Perhaps no area of youth sports has changed more in the last 25 years than the pursuit of college sports scholarships. Along with the travel ball movement and the money involved to play youth sports, striving to get one of the coveted college sports scholarships have turned the youth sports environment into a dog eat dog one for many. Of course, the analysis of all that is a story for another day and one that I address in my coming book, Creating a Season to Remember. As far as the college sports scholarships go, the competition for them is intense and the old way thinking that the better players will automatically get them is not always accurate. The philosophy of "if he or she can play, they will find them" can leave a qualified athlete with few options. Another mistake many people make is relying on a player's high school coach to find them a college opportunity. A few high school coaches may do that but most do not have the time or desire. However, it never hurts to mention to the varsity coach and discuss at some point that their son or daughter is interested in playing at the next level. They may help or at least suggest colleges and things to do in the process. I used to just shake my head in disbelief when parents of junior high aged players would mention that their child was hoping to get a scholarship to play in college. I have come to realize that the times have changed and there is no such thing, within reason, as beginning the process early enough. It is becoming more common for the highest profile players to receive a scholarship offer before reaching high school. The days of waiting until players are juniors or seniors to search for a college opportunity are over. That waiting may be too late as it makes getting recognized more unlikely and limits the school possibilities. Much effort goes into who gets the relatively few scholarships and an early plan is necessary for those interested. Even before players reach the high school level, parents can do some initial things. Each subsequent year they can add to the process, so their child has the best chance to compete with all the other seekers. Many parents pay a lot of money to college scholarship services for things they can do on their own. When money is not an issue it is OK, but the paid for services may or may not work as intended. Of course, players still must have the ability to play at the next level and many who sign up for those services simply do not. Following are the necessary steps to help an athlete get the college sports opportunity.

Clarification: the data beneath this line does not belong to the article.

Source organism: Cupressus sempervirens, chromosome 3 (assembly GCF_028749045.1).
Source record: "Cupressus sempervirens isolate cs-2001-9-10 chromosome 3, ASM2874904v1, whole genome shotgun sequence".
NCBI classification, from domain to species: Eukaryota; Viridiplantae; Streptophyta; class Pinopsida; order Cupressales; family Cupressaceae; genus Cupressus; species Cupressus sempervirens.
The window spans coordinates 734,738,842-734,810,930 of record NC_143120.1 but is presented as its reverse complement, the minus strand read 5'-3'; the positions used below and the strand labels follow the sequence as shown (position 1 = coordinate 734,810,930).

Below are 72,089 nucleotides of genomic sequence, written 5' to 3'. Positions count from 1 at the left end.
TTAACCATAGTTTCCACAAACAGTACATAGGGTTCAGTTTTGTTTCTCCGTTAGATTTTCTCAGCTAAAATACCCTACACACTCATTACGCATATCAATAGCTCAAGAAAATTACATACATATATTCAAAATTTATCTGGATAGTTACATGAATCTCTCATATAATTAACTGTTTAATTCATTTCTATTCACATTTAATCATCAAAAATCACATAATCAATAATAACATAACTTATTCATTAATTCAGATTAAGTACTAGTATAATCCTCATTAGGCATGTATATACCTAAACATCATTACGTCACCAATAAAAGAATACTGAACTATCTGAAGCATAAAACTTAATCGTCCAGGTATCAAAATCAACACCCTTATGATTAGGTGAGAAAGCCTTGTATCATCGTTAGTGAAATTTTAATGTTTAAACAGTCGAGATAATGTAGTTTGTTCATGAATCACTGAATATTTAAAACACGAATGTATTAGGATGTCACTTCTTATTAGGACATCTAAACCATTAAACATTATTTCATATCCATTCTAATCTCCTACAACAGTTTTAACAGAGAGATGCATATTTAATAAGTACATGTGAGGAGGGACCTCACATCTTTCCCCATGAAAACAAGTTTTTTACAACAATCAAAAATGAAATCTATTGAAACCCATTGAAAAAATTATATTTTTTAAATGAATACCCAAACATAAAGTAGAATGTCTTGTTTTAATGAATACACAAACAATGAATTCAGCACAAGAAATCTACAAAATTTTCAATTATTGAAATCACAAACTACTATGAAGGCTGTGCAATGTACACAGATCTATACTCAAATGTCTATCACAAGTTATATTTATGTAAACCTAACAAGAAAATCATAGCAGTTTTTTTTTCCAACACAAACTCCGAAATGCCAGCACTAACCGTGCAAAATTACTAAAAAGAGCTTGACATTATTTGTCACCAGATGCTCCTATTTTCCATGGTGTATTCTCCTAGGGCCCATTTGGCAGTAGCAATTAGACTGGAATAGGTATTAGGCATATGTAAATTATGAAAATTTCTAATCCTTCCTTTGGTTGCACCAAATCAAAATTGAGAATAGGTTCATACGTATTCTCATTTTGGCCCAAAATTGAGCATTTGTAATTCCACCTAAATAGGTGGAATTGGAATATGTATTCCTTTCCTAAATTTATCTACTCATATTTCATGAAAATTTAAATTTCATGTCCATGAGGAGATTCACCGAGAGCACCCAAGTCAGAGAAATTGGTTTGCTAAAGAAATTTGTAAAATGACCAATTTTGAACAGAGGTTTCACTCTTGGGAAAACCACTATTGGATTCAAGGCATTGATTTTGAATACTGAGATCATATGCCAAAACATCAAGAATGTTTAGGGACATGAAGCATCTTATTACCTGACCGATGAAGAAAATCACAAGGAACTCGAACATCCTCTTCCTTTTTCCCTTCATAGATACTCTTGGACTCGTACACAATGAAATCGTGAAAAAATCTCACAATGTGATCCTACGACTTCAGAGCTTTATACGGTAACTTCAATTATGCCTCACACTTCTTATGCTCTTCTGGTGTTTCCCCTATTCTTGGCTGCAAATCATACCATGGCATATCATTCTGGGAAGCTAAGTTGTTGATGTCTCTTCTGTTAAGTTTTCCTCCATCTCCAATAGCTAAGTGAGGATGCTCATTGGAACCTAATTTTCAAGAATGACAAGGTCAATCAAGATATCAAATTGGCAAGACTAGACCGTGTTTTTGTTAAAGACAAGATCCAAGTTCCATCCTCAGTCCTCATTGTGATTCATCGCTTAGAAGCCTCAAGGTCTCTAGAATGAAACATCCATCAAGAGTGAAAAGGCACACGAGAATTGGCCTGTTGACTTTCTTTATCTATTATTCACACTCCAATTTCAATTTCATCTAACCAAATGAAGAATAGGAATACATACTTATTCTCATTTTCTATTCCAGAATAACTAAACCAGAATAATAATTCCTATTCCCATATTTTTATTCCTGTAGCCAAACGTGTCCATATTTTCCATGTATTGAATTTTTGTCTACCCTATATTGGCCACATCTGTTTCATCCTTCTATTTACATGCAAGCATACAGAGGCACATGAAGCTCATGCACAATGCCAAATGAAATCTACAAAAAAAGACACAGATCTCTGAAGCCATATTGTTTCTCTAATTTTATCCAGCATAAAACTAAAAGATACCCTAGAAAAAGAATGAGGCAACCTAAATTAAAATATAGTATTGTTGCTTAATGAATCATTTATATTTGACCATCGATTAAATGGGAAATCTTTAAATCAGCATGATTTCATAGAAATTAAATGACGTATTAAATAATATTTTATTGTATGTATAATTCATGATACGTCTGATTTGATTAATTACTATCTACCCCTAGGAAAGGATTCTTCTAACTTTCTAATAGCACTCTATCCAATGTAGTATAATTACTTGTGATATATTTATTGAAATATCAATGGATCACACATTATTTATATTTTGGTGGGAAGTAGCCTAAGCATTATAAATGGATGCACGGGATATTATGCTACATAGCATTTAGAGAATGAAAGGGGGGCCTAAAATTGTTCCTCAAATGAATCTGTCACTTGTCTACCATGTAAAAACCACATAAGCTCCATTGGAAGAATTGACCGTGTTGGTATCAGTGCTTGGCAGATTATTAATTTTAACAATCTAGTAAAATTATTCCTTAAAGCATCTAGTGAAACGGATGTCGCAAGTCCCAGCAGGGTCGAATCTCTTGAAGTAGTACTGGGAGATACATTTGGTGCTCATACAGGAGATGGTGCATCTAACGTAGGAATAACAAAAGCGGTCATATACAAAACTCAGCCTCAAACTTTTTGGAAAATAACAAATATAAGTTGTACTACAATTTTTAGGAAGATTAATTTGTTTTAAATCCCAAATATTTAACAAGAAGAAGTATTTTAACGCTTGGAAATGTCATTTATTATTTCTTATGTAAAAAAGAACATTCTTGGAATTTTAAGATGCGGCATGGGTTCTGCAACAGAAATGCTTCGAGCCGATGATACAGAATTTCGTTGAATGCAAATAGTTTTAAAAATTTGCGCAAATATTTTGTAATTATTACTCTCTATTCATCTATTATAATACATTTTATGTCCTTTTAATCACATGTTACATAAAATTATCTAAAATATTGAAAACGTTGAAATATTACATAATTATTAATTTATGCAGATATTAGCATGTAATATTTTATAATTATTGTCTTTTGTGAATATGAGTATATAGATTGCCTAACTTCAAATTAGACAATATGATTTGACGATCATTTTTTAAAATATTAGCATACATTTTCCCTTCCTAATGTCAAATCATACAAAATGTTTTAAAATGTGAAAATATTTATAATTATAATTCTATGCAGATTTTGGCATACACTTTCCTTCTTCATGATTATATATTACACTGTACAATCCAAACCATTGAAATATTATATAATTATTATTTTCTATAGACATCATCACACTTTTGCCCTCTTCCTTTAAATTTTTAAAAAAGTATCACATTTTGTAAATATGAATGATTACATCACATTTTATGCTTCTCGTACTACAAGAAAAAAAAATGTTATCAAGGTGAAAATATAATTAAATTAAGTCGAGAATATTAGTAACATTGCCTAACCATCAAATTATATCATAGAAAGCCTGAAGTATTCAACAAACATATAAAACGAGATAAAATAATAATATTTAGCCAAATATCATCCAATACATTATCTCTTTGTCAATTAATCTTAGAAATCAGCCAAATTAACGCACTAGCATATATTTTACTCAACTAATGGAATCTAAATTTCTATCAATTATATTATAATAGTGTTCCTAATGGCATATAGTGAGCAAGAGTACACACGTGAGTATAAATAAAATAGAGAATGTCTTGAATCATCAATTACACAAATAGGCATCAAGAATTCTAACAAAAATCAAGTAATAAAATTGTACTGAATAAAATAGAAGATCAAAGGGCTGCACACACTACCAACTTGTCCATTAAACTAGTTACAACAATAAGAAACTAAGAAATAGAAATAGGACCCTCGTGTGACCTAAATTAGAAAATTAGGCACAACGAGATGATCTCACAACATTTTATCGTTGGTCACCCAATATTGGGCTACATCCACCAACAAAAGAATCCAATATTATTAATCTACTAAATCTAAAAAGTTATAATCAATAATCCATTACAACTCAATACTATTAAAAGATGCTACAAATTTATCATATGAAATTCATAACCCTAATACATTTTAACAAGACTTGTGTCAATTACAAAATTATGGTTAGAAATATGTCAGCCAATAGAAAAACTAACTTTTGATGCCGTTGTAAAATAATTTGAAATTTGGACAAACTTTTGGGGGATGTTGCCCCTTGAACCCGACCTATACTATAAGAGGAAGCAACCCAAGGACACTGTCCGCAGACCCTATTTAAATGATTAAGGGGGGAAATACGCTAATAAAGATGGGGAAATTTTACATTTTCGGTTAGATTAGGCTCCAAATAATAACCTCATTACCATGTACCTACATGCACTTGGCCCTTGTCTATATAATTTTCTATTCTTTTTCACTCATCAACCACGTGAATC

There is usually a fit for talented kids that are determined to play college ball, even if it means trying out for the college team. An athlete's ability usually shows up and college coaches will recognize it.
After playing major league baseball, Jack Perconte has taught baseball and softball since 1988 and offered valuable coaching training too. He has helped numerous youth players reach their potential, as well as having helped parents and coaches navigate their way through the challenging world of youth sports. Jack is one of the leading authorities in the areas of youth baseball training and coaching training advice.All Jack Perconte articles are used with copyright permission.
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